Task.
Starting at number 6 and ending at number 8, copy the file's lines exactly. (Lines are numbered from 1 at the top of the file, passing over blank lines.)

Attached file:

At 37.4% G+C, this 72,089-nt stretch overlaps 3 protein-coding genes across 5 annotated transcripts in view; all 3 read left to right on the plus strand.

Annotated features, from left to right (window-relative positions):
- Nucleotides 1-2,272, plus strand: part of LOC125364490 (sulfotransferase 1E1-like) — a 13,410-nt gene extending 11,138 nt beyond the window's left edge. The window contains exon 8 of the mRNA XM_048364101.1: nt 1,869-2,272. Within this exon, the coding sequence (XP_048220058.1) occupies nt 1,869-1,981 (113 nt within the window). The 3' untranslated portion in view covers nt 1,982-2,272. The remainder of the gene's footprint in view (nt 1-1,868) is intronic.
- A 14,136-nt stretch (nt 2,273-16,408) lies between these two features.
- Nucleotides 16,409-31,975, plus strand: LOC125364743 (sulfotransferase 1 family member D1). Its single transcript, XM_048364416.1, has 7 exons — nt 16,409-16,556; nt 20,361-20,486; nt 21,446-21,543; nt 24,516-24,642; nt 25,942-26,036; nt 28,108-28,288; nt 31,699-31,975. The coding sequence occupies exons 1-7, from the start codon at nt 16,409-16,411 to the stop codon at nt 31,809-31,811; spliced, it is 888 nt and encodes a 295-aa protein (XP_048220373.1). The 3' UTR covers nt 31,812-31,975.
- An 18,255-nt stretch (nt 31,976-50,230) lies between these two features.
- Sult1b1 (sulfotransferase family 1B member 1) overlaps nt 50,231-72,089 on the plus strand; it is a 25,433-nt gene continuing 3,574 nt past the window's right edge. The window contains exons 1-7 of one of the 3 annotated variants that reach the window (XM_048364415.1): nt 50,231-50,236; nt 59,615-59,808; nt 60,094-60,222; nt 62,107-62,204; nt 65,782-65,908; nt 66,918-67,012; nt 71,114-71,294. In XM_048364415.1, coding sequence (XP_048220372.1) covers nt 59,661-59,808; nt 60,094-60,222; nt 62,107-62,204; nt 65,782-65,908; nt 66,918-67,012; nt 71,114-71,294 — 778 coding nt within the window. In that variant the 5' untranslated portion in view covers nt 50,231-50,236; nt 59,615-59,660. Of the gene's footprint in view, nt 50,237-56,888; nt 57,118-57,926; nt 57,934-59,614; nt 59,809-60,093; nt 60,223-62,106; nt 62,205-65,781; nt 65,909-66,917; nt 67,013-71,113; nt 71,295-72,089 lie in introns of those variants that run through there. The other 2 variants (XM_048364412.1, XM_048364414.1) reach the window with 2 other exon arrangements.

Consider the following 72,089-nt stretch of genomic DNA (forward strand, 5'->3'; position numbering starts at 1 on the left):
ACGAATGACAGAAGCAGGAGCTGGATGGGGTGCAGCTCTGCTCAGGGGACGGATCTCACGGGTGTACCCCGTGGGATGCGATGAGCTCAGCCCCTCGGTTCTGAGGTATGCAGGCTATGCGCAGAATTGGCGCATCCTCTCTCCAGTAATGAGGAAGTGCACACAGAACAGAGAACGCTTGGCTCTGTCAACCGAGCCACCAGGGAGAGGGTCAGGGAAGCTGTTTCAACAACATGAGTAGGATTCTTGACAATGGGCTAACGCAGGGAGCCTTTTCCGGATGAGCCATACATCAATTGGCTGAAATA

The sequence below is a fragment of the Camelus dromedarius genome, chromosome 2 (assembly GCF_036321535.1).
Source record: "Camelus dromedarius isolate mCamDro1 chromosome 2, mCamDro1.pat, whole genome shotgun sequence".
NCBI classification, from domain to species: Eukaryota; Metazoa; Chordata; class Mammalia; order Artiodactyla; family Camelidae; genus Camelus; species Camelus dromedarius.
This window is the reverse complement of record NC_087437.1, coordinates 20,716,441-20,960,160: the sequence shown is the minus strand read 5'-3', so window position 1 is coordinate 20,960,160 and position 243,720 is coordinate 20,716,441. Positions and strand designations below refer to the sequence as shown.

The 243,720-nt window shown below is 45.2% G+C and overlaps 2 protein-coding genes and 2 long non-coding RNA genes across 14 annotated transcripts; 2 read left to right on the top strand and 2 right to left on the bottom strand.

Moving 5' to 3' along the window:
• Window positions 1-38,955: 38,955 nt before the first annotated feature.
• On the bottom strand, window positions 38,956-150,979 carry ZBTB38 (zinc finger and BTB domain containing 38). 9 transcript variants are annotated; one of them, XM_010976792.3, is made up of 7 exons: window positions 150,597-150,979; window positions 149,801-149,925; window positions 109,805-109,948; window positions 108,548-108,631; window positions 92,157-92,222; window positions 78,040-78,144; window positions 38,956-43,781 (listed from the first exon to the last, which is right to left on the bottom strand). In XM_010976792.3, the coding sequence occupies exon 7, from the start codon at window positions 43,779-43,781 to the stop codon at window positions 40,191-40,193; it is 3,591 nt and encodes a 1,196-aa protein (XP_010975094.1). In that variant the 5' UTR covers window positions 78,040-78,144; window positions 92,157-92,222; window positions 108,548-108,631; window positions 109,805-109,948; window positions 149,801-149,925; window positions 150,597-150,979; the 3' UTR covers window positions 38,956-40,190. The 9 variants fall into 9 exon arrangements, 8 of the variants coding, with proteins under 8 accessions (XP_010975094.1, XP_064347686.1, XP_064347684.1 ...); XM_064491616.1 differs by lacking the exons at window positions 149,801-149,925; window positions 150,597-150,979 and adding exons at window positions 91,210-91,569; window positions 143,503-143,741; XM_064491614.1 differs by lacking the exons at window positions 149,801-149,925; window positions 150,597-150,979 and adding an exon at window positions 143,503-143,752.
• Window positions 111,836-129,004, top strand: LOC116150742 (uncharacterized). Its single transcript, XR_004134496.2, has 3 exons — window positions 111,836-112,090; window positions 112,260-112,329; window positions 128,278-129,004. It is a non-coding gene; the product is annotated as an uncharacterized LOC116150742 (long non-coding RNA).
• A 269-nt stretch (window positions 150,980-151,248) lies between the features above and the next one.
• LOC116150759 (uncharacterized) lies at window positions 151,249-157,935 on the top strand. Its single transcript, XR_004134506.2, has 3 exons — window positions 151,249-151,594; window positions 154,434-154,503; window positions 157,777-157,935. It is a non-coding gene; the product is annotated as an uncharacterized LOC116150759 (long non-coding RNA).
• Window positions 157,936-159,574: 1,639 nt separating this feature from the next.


- An 18,255-nt stretch (nt 31,976-50,230) lies between these two features.
- Sult1b1 (sulfotransferase family 1B member 1) overlaps nt 50,231-72,089 on the plus strand; it is a 25,433-nt gene continuing 3,574 nt past the window's right edge. The window contains exons 1-7 of one of the 3 annotated variants that reach the window (XM_048364415.1): nt 50,231-50,236; nt 59,615-59,808; nt 60,094-60,222; nt 62,107-62,204; nt 65,782-65,908; nt 66,918-67,012; nt 71,114-71,294. In XM_048364415.1, coding sequence (XP_048220372.1) covers nt 59,661-59,808; nt 60,094-60,222; nt 62,107-62,204; nt 65,782-65,908; nt 66,918-67,012; nt 71,114-71,294 — 778 coding nt within the window. In that variant the 5' untranslated portion in view covers nt 50,231-50,236; nt 59,615-59,660. Of the gene's footprint in view, nt 50,237-56,888; nt 57,118-57,926; nt 57,934-59,614; nt 59,809-60,093; nt 60,223-62,106; nt 62,205-65,781; nt 65,909-66,917; nt 67,013-71,113; nt 71,295-72,089 lie in introns of those variants that run through there. The other 2 variants (XM_048364412.1, XM_048364414.1) reach the window with 2 other exon arrangements.

Consider the following 72,089-nt stretch of genomic DNA (forward strand, 5'->3'; position numbering starts at 1 on the left):